THE DEVELOPMENT AND TESTING OF METHODOLOGIES FOR THE ESTABLISHMENT OF NEW MANGO PROCESSING ENTERPRISES IN THE CARIBBEAN
The Caribbean Industrial Research Institute (CARIRI) of Trinidad and Tobago and the Research and Productivity Council (RPC) of New Brunswick, Canada are collaborating in a three year project to identify and develop new fruit processing enterprises in poor communities in Trinidad in order to promote utilisation of mangoes and the generation of employment and incomes in these communities.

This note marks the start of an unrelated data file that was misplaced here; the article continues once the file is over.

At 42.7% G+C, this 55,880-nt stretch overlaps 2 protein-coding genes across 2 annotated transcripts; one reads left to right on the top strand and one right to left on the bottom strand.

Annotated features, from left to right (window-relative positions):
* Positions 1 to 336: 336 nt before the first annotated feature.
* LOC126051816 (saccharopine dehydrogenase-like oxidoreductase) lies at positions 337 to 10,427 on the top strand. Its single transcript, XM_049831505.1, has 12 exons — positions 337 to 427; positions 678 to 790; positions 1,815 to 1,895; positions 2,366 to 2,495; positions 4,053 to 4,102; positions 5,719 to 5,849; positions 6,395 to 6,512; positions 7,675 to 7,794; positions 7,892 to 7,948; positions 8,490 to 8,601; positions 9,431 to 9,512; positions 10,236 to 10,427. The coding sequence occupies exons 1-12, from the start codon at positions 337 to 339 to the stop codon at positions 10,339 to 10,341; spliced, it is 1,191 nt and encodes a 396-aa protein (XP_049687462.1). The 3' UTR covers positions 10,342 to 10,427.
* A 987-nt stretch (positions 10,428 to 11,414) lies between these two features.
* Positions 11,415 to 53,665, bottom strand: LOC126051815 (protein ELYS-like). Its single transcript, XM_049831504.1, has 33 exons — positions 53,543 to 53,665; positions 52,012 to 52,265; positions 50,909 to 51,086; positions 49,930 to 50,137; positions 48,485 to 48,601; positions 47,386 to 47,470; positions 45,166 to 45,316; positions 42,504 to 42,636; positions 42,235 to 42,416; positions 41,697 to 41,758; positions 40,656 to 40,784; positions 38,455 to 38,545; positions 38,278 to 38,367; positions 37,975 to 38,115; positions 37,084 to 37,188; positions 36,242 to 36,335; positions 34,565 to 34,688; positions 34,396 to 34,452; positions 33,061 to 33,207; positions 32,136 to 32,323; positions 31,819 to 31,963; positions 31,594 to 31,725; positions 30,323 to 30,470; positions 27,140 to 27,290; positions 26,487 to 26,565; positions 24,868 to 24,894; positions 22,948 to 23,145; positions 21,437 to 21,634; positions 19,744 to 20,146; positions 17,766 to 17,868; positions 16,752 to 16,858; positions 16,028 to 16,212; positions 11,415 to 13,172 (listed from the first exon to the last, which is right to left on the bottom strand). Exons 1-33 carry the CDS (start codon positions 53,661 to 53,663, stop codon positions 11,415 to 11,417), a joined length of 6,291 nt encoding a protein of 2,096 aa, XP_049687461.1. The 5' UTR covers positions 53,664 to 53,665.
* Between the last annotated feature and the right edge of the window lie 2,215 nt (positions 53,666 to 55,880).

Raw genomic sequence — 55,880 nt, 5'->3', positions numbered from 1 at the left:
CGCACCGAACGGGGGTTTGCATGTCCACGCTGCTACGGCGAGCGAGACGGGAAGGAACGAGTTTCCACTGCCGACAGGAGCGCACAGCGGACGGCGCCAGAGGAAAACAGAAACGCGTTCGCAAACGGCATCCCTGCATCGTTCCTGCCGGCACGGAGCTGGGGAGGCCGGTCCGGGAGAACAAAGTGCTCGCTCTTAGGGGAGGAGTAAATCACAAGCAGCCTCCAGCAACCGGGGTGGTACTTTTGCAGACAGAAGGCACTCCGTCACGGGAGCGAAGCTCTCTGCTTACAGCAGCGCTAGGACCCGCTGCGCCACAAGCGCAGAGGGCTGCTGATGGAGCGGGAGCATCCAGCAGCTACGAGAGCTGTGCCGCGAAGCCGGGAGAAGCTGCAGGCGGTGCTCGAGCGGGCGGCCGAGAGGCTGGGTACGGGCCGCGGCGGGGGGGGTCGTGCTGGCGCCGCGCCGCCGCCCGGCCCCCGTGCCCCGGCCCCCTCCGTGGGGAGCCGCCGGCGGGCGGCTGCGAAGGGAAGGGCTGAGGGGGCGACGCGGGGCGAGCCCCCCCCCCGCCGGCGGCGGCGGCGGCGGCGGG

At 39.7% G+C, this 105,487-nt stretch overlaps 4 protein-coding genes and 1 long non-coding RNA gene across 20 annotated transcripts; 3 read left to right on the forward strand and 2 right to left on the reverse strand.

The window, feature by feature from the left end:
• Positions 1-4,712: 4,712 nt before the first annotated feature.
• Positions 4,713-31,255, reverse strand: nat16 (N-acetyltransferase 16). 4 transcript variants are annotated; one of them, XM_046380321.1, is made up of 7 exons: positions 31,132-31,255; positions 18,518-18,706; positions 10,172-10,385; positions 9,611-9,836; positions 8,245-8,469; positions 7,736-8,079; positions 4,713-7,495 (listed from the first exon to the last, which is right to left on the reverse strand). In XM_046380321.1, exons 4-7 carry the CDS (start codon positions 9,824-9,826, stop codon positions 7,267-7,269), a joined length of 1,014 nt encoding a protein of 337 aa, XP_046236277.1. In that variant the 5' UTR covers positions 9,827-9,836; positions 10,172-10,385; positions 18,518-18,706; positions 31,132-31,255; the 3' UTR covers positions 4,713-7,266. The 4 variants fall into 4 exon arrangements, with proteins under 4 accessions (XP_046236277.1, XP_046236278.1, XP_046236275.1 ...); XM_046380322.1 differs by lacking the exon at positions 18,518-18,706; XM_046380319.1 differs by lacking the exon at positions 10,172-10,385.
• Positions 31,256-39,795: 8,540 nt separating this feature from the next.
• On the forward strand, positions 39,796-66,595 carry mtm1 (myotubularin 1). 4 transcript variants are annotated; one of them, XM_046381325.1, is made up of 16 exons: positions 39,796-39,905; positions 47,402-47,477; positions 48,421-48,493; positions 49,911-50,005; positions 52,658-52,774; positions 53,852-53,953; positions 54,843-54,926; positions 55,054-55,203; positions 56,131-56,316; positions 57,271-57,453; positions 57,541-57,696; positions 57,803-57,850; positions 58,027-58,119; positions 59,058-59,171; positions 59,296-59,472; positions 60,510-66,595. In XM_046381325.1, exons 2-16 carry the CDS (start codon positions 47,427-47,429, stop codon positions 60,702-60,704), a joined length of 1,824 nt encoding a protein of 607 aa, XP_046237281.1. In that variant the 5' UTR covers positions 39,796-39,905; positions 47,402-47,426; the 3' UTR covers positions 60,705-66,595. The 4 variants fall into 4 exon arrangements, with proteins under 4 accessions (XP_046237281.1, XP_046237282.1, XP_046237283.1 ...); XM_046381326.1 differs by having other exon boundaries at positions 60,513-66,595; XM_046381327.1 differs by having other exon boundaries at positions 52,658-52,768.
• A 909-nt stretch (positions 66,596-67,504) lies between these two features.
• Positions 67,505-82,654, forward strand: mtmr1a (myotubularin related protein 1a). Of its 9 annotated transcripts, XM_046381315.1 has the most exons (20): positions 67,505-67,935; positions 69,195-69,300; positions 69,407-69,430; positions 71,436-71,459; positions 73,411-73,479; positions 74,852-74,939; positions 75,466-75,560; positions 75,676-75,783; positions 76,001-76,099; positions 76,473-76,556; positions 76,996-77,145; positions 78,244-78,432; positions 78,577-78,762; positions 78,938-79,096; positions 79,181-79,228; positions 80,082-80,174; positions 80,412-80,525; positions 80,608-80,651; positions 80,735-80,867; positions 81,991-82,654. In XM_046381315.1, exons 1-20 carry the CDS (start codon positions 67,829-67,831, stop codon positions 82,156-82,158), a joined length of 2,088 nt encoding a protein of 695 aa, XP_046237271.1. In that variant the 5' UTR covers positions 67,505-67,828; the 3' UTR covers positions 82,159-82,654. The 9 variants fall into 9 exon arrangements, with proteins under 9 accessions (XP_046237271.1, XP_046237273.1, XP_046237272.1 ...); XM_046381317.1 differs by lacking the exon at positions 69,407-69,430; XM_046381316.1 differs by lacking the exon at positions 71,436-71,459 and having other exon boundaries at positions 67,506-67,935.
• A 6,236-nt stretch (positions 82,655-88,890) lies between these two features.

In its first year of activities, islandwide surveys based on detailed questionnaires were made of mango producers and processors in Trinidad and Tobago. The results of these surveys led to the compilation of mango distribution maps and a data base of mango processing activities. Successful brining systems were developed for a number of mango varieties commonly used in local mango processing which is normally confined to the harvest season of May to September. The brined mangoes have a shelf-life of at least six months and products processed from the brined material compare very favourably with similar products produced from fresh material. Local entrepreneurs associated with the project have significantly extended their activities by using these bringing systems which are also being introduced at the cottage industry level.